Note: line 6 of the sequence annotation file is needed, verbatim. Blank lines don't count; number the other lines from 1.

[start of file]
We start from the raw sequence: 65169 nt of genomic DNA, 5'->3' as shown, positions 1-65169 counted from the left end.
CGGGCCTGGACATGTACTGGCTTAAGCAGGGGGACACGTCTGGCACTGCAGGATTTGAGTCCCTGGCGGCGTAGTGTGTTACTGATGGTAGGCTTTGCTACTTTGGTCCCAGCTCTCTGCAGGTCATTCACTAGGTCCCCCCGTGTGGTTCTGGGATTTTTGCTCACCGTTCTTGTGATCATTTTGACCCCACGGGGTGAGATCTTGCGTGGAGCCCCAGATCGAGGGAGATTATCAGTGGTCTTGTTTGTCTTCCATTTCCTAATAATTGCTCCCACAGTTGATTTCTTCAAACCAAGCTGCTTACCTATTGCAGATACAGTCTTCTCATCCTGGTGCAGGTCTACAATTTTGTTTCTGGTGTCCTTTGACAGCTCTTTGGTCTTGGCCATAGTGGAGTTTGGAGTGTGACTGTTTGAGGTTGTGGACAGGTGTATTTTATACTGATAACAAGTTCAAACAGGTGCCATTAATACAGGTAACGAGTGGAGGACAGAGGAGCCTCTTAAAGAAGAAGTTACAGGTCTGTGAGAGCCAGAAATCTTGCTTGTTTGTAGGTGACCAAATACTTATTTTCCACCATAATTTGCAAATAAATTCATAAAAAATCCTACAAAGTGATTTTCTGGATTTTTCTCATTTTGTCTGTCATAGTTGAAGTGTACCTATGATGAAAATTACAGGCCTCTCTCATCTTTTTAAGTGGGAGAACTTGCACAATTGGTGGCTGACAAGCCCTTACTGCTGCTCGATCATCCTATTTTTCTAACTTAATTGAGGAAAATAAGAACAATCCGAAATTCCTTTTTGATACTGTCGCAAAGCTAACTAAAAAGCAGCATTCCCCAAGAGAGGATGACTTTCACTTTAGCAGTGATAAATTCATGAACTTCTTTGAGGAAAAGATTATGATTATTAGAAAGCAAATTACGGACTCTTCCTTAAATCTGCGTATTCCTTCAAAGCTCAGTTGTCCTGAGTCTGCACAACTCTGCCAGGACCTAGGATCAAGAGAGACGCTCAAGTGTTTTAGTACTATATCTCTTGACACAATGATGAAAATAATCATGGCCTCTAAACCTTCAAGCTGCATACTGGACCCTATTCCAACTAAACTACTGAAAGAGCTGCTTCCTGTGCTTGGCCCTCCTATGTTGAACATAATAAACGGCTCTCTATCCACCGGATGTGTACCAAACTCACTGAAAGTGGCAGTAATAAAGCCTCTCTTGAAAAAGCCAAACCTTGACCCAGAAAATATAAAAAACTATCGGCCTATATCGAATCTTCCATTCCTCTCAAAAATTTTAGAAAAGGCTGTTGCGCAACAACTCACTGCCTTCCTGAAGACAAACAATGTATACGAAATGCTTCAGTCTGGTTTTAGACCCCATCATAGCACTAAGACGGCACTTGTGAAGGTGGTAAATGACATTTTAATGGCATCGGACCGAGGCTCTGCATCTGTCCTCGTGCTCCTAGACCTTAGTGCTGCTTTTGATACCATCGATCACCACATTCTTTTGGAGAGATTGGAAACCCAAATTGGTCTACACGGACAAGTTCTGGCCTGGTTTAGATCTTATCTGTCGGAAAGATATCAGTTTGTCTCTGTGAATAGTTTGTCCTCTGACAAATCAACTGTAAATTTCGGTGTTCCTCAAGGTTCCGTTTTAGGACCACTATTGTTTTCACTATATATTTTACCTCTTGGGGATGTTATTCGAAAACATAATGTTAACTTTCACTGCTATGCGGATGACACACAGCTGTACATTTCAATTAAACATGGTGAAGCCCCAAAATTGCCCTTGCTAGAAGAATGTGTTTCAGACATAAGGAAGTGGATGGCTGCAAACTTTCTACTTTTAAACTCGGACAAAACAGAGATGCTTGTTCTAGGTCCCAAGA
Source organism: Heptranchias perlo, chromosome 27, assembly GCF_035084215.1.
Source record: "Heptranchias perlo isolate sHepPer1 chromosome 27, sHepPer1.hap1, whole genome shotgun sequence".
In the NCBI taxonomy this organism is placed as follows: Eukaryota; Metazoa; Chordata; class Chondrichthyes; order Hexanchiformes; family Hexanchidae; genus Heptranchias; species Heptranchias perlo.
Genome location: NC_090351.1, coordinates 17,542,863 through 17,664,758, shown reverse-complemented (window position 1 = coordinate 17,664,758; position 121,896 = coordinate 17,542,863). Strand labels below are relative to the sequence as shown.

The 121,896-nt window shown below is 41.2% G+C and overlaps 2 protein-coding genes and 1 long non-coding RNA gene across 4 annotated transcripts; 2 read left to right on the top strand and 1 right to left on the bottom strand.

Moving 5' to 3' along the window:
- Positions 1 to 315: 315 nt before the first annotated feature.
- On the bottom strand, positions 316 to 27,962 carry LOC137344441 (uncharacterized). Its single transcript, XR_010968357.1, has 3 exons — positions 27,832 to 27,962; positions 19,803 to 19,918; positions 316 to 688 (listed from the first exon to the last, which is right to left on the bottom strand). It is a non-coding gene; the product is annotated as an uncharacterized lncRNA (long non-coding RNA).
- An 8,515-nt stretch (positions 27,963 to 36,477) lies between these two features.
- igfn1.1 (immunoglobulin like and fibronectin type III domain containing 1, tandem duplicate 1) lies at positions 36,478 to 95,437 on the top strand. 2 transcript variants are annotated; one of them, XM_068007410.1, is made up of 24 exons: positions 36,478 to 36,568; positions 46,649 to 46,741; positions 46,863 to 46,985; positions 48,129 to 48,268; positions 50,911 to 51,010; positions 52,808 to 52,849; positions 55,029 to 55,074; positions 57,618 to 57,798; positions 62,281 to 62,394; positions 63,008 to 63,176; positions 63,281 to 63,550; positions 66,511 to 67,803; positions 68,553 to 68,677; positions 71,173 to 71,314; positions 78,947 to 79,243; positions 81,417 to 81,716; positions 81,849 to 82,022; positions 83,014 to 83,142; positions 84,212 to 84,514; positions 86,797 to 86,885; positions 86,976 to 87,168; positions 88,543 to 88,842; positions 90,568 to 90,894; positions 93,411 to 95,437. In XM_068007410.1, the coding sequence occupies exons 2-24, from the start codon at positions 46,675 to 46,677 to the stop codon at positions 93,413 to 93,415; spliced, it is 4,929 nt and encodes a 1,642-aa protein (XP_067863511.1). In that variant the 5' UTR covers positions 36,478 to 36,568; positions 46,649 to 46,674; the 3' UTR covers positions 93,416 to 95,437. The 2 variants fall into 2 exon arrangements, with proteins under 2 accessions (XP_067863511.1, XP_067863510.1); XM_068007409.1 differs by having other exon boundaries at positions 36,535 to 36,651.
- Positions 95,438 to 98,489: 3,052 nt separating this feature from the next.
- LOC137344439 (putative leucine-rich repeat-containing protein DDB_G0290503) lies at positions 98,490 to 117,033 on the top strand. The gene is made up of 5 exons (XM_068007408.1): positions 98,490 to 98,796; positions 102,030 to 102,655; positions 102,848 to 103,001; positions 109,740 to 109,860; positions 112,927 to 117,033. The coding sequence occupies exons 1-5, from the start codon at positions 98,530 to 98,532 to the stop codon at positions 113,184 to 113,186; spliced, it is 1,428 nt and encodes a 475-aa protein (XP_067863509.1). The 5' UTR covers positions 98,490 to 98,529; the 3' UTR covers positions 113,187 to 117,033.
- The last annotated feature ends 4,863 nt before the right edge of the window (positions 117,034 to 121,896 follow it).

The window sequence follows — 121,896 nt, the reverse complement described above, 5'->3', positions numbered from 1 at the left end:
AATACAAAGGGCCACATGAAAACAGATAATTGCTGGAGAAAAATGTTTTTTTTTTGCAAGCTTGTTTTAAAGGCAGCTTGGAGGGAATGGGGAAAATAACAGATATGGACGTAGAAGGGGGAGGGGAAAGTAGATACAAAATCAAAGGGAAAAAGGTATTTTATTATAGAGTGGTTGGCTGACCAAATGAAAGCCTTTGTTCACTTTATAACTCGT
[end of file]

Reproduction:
Genome location: NC_090351.1, coordinates 17,542,863 through 17,664,758, shown reverse-complemented (window position 1 = coordinate 17,664,758; position 121,896 = coordinate 17,542,863). Strand labels below are relative to the sequence as shown.